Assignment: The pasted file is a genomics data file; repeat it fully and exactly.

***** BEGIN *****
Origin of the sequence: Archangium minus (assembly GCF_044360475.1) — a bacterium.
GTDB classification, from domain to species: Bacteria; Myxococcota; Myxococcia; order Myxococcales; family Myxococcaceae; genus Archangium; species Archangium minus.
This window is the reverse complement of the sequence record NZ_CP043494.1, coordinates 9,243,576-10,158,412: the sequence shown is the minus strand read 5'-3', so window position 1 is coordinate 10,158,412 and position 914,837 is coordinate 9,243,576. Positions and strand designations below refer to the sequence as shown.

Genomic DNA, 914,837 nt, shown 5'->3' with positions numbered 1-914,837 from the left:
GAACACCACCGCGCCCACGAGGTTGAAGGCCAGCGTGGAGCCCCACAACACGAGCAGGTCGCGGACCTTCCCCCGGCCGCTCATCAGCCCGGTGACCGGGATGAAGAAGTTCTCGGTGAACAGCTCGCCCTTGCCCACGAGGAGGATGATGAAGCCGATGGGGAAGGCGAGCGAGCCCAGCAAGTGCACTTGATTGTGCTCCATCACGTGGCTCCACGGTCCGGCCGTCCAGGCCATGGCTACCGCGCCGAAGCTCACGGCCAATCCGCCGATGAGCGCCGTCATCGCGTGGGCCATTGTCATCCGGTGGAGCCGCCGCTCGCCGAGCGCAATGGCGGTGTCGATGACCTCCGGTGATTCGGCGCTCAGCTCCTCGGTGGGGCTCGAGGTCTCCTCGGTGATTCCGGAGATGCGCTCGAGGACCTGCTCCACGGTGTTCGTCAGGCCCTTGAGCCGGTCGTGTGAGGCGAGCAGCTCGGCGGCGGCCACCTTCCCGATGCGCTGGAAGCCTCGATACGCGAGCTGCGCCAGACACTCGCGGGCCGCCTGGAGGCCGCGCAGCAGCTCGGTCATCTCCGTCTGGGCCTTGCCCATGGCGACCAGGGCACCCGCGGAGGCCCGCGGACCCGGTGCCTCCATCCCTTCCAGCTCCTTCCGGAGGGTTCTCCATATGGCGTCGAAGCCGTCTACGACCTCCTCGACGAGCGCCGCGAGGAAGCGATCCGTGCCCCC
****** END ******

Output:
Origin of the sequence: Archangium minus (assembly GCF_044360475.1) — a bacterium.
GTDB classification, from domain to species: Bacteria; Myxococcota; Myxococcia; order Myxococcales; family Myxococcaceae; genus Archangium; species Archangium minus.
This window is the reverse complement of the sequence record NZ_CP043494.1, coordinates 9,243,576-10,158,412: the sequence shown is the minus strand read 5'-3', so window position 1 is coordinate 10,158,412 and position 914,837 is coordinate 9,243,576. Positions and strand designations below refer to the sequence as shown.

Genomic DNA, 914,837 nt, shown 5'->3' with positions numbered 1-914,837 from the left:
GAACACCACCGCGCCCACGAGGTTGAAGGCCAGCGTGGAGCCCCACAACACGAGCAGGTCGCGGACCTTCCCCCGGCCGCTCATCAGCCCGGTGACCGGGATGAAGAAGTTCTCGGTGAACAGCTCGCCCTTGCCCACGAGGAGGATGATGAAGCCGATGGGGAAGGCGAGCGAGCCCAGCAAGTGCACTTGATTGTGCTCCATCACGTGGCTCCACGGTCCGGCCGTCCAGGCCATGGCTACCGCGCCGAAGCTCACGGCCAATCCGCCGATGAGCGCCGTCATCGCGTGGGCCATTGTCATCCGGTGGAGCCGCCGCTCGCCGAGCGCAATGGCGGTGTCGATGACCTCCGGTGATTCGGCGCTCAGCTCCTCGGTGGGGCTCGAGGTCTCCTCGGTGATTCCGGAGATGCGCTCGAGGACCTGCTCCACGGTGTTCGTCAGGCCCTTGAGCCGGTCGTGTGAGGCGAGCAGCTCGGCGGCGGCCACCTTCCCGATGCGCTGGAAGCCTCGATACGCGAGCTGCGCCAGACACTCGCGGGCCGCCTGGAGGCCGCGCAGCAGCTCGGTCATCTCCGTCTGGGCCTTGCCCATGGCGACCAGGGCACCCGCGGAGGCCCGCGGACCCGGTGCCTCCATCCCTTCCAGCTCCTTCCGGAGGGTTCTCCATATGGCGTCGAAGCCGTCTACGACCTCCTCGACGAGCGCCGCGAGGAAGCGATCCGTGCCCCC